On display now through mid-April at the Guggenheim Museum is The Third Mind: American Artists Contemplate Asia, 1860–1989. Featuring some 250 works of art by over 100 artists, the exhibition highlights Asian art’s impact on American art, literature, music and artistic philosophy. Encompassing a broad range of media from painting to live performance, the show challenges the idea that “American modern art developed simply as a dialogue with Europe,” and illuminates Eastern religion’s influence on the genre.
Also at the Guggenheim, opening on Feb 6 is an exhibition by Emily Jacir, winner of the Hugo Boss Prize for significant achievement in contemporary art. The exhibition will feature a selection of pieces from Jacir’s diverse range of media, including photography, video, and performance. Various themes are explored, ranging from repressed historical narrative to resistance, as well as movement, both forced and voluntary.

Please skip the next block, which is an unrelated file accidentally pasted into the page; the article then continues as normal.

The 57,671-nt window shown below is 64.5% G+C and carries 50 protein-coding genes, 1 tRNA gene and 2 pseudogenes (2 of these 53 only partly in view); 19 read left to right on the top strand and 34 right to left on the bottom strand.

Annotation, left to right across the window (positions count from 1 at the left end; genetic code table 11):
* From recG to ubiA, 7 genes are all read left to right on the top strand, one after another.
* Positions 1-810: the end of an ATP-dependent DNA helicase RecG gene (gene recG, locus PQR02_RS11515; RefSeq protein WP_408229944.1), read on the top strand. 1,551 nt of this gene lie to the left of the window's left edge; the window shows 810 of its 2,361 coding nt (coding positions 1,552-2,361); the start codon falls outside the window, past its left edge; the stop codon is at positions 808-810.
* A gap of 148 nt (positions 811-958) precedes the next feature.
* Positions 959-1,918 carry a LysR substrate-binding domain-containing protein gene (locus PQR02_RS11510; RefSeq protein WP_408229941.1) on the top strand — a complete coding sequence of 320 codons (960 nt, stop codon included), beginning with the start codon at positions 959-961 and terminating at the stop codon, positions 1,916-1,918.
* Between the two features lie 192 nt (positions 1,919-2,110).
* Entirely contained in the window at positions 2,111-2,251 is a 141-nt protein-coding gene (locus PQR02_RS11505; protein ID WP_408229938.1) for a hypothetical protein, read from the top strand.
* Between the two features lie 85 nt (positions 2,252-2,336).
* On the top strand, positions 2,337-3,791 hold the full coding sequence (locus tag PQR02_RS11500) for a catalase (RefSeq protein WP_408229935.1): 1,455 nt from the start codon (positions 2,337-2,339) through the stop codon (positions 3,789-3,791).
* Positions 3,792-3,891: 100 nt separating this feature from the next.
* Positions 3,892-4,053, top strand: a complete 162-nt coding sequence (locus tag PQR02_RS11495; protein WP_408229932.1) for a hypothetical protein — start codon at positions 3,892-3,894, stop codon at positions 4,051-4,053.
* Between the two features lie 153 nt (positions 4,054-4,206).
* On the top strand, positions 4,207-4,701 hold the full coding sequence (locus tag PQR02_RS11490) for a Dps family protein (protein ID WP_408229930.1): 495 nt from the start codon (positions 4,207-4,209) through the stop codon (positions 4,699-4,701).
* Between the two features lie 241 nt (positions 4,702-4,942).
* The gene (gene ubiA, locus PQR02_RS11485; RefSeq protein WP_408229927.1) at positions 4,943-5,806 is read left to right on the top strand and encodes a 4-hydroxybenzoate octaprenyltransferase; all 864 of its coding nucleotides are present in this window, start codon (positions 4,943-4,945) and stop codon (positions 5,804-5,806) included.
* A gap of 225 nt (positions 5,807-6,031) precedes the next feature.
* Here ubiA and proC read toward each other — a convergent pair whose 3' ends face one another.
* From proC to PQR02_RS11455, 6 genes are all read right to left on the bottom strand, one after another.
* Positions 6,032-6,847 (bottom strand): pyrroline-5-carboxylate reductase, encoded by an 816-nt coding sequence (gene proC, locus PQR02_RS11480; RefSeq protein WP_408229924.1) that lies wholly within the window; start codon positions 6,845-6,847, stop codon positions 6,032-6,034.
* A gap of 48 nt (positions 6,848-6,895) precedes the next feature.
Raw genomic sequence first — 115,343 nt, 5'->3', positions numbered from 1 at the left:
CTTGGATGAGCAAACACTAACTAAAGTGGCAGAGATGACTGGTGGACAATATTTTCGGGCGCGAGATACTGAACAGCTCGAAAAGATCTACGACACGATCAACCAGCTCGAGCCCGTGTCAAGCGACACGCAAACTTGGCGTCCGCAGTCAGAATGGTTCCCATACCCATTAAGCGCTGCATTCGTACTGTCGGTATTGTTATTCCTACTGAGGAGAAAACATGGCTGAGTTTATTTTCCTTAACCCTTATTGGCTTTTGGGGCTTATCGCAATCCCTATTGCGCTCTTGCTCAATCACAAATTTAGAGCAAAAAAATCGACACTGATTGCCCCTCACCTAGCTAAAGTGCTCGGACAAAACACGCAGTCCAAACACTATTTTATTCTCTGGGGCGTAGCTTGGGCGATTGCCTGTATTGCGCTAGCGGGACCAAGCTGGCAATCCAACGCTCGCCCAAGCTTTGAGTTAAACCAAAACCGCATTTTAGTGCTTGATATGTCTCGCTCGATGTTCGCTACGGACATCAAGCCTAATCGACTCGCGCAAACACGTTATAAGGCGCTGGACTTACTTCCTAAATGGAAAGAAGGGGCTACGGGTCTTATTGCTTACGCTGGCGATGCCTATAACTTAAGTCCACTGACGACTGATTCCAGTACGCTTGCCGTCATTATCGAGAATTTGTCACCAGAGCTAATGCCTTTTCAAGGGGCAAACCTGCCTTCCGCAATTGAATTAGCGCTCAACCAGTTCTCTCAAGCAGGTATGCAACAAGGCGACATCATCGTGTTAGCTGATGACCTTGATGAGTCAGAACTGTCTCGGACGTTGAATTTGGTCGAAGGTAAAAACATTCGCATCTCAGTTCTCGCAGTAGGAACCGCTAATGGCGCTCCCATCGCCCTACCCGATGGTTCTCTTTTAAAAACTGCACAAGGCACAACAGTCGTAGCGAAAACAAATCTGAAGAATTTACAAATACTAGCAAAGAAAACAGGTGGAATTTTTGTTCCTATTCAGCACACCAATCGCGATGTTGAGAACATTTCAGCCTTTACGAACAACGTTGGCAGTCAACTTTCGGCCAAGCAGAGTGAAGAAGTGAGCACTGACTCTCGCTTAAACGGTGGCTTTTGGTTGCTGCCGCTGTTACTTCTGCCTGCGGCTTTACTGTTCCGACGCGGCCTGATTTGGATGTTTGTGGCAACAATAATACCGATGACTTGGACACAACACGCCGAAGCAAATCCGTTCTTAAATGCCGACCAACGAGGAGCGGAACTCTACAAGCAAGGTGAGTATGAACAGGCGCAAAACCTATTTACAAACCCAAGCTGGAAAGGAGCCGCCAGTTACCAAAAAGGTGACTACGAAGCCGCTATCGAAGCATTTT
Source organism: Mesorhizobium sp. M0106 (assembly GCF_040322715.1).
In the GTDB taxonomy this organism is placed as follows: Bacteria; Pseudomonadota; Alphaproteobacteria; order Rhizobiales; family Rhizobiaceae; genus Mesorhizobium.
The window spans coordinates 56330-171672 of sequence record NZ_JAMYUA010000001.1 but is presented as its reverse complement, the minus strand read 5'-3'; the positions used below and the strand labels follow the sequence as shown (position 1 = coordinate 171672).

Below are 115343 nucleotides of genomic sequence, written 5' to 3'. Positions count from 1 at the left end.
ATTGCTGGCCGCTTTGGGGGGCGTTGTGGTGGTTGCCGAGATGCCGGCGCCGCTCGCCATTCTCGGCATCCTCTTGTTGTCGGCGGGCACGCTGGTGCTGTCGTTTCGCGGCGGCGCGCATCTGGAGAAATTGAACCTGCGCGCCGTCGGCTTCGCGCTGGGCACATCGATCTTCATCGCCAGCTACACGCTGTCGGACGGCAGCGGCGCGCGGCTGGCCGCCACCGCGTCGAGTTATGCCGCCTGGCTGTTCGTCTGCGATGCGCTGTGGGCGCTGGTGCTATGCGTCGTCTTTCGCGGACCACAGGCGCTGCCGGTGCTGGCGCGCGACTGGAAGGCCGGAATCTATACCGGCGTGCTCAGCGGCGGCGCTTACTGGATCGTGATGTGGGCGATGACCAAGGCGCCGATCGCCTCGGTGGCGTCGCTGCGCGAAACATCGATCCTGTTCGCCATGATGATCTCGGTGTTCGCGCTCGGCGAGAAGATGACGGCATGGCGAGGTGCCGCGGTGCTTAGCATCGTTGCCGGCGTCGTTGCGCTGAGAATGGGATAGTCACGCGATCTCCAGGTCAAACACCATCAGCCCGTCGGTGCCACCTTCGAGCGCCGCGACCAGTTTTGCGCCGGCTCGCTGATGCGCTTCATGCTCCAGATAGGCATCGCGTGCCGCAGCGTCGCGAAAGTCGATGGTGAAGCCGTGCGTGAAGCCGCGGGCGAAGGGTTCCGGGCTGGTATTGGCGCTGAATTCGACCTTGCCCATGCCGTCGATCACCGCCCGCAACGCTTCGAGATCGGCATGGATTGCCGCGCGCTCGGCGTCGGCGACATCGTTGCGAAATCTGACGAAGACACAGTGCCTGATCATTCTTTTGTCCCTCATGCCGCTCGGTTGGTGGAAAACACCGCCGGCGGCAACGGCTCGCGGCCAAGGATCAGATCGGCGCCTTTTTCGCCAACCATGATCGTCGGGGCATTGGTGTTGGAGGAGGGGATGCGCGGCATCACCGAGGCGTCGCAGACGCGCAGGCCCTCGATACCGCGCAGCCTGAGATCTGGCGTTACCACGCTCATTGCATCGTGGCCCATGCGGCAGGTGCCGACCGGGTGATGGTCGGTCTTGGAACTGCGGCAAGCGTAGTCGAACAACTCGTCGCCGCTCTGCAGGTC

Beginning on Feb 21 at the Rubin Museum of Art is Brainwave. Now in its second year, the festival encompasses over 50 events including screenings, performances and discussions about the influence of music and meditation on the human mind. Brainwave kicks off with a screening of Dalai Lama Renaissance, which follows “innovative thinkers” on their visits to the Dalai Lama and their quest to leave ego behind. Highlights include a talk by actor Edward Norton about how “green” consumerism fools consumers, as well as a screening of the Rolling Stones’ classic film, Gimme Shelter.
In conjunction with the California Institute for Integral Studies, the Ceres Gallery, which is dedicated to the promotion of contemporary women in the arts, opens a new exhibition on Feb 21 entitled Ineffable Woman: a Bi-Coastal Conversation about Women’s Art. The show, which will run concurrently on the West Coast, raises the question: “Does women’s art have a unique dimension?”